Sick Day

I haven’t moved out of the apartment all day.  Though I had a sneezing bout I don’t think I am ill but everything else about the day reminds what a child would do when staying home from school to recuperate from a cold. Why I should recall that metaphor is beyond me!  The last time I might possibly have done that was when I was five years old living in Nova Scotia. It seems extraordinary that my memory should serve me so well though I can clearly recall being with my younger sister in our small upstairs bedroom at the front of the house in our pyjamas learning to knit thick emerald green wool with knitting needles the size of tiny baseball bats.  In the forty years of my professional practice I never once took a sick day and barely missed a morning of employment when I had my first hernia operation.  The open-heart surgery and three-month sabbatical doesn’t count.

Today I languorously ate my breakfast in my bedclothes, drinking coffee, spearing orange wedges and banana slices with a small fork, followed by bran cereal and milk. Later in the morning, after having toiled at my computer to delete year-old redundant emails and folders, and after having answered another unexpected email from a passing acquaintance with the same measured diligence that an ambassador might rebuff an objectionable foreign mission, I prepared a small bowl of granola and Almond Breeze and concluded with spoonfuls of 100% all natural peanut butter straight from the plastic jar.

I awoke no later than 7:10 a.m. this morning so the hours ticked by quite noticeably.  I recall glancing at the clock around 8:00 a.m., then again at 9:30 a.m.  Mid-Morning there were noises in the hallway, drilling and banging, construction work of some kind.  I subsequently discovered when I went for the mail that the workmen had cut a hole into part of the ceiling and wall, presumably in preparation for some electrical installation (perhaps an illuminated EXIT sign).  Suddenly it was noon (which is when I had my second round of cereal).  I read some F. Scott Fitzgerald and fell asleep for a moment in my cushy green leather chair.

Throughout the day I have contemplated taking my automobile for a spin but it required more energy and preparation than I was prepared to commit. Maybe I am sick. Besides the bottoms of my sweat pants are too long and must be rolled up, giving the appearance of complete disregard, not something I’m anxious to retail publicly.  I can’t bring myself to pay a seamstress to tailor the bottoms. I resolved the matter by reasoning that it is good for me to remain inert for a change, to quell my usual instinct to be moving constantly.  I telephoned my mother and subdued the usual commotion of her aging mind. She’s always going on about getting her papers and clothes and things in the garage settled even though we have removed almost all of it already.  At least today she didn’t fret about the fuel tank being empty.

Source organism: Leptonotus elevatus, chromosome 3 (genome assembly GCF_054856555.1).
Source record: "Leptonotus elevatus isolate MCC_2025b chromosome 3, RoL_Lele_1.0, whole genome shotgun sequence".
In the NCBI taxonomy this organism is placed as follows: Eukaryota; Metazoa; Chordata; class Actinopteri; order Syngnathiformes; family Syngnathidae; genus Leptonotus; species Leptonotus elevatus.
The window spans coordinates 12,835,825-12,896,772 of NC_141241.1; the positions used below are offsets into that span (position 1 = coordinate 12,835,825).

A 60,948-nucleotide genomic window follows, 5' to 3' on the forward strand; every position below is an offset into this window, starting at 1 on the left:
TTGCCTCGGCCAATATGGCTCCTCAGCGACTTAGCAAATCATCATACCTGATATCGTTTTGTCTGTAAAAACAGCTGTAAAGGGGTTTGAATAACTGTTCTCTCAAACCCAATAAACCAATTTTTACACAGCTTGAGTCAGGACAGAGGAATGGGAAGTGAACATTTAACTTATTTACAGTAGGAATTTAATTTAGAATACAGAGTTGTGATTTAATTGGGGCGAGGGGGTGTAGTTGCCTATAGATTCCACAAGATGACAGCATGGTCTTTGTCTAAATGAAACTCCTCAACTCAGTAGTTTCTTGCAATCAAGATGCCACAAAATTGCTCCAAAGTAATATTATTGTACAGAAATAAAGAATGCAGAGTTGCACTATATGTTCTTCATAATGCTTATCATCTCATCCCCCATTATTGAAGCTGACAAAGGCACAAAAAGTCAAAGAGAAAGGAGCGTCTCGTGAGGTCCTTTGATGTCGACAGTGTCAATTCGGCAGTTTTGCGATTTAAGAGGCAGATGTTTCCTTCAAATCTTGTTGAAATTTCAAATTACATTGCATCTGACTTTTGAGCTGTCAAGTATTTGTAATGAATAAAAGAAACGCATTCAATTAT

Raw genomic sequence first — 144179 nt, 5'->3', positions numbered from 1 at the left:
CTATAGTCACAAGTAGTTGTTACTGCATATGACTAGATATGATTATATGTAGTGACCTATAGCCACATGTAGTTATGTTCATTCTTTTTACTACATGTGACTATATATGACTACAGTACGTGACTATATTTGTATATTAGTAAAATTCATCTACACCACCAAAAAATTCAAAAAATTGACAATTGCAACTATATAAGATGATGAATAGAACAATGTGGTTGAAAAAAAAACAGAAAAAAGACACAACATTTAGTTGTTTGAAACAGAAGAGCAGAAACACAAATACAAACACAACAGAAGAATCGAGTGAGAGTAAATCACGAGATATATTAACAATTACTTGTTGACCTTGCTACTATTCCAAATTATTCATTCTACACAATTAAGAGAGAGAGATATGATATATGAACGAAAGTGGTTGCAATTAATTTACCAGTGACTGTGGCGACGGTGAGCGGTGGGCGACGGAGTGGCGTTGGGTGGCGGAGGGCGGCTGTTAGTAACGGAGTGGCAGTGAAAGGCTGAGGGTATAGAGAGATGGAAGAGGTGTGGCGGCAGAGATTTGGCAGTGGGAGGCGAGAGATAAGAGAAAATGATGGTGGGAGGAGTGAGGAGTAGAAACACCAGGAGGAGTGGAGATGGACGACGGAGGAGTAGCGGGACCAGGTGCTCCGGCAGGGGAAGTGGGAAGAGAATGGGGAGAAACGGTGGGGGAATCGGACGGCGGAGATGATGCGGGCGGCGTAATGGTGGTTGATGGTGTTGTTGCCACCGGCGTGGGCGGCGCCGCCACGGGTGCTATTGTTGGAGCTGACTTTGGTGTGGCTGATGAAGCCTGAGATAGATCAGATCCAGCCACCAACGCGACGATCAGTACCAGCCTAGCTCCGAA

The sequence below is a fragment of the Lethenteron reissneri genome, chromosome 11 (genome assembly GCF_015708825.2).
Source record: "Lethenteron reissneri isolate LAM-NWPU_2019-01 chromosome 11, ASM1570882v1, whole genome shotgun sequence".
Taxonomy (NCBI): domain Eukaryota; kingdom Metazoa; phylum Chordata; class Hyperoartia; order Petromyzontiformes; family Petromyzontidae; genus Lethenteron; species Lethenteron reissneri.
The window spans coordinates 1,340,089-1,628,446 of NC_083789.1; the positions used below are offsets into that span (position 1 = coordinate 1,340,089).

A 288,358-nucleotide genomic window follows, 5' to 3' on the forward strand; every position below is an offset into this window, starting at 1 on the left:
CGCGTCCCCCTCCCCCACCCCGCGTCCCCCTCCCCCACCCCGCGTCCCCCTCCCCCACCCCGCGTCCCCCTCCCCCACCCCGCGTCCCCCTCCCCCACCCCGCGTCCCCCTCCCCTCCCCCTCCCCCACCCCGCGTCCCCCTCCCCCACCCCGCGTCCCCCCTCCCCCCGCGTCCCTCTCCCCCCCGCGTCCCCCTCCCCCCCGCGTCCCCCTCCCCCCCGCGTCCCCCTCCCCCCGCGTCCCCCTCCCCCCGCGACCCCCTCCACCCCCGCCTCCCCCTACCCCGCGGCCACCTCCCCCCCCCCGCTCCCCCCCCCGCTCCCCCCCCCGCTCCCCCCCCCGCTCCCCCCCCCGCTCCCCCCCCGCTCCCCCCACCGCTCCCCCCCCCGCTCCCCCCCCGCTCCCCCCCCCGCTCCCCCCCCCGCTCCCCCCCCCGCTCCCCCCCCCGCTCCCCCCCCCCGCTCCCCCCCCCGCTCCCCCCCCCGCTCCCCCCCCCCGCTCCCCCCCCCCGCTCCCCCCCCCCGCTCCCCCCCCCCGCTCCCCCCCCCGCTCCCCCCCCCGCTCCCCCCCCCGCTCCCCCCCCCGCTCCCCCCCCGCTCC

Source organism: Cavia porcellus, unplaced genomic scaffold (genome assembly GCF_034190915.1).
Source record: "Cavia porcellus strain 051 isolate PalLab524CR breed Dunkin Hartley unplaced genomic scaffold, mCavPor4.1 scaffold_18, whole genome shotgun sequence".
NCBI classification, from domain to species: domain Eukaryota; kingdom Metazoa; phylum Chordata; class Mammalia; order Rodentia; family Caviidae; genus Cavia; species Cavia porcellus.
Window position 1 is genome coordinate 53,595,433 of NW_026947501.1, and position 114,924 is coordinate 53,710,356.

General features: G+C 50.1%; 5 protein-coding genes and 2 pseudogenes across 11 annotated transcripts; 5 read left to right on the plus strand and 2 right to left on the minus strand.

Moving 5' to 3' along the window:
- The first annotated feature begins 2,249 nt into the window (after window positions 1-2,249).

Even though it is singularly cold outside today (another reason to remain indoors) the afternoon sunlight has been pouring into the apartment and elevating the interior heat above the manual thermostat setting.  This little apartment is bathed in light on a sunny day like this!  We get it from the southwestern exposure (along the living room, den and bedroom) and also from the northeastern side of the building (the second bedroom window).  I sat in an armchair and stared at the wall paintings, the crystal decanters of sherry and scotch, admiring the brilliant colours displayed to advantage by the sheered sunlight.

While I am afraid to jinx the process, I also telephoned my jeweller to enquire about the design progress of a new piece I am having made.  He hardly needs any encouragement.  He shared with me when we first met to discuss the project that he is the type who likes to get onto it right away.  I believe him. Within a week I had some compelling CAD mock-ups of the ring, “preliminary renderings for general design and scale only” as he put it.

BillChapman_(2)_20Mar15

Having agreed generally upon the look of the piece we then concentrated upon the choice of synthetic stone finally settling upon the latest model which exhibits considerable hardness and impermeability. It makes sense to avoid the need to replace a chipped or discoloured stone. I finally asked him the vulgar details of estimated cost and he said he would email something to me.

Apart from wallowing in the lethargy of the day the mere fact that I can do it astounds me.  Only if I were able to measure the remaining hours of my existence would the torpidity make any difference at all!  Nothing depends upon my activity.  This is an adventure of its own.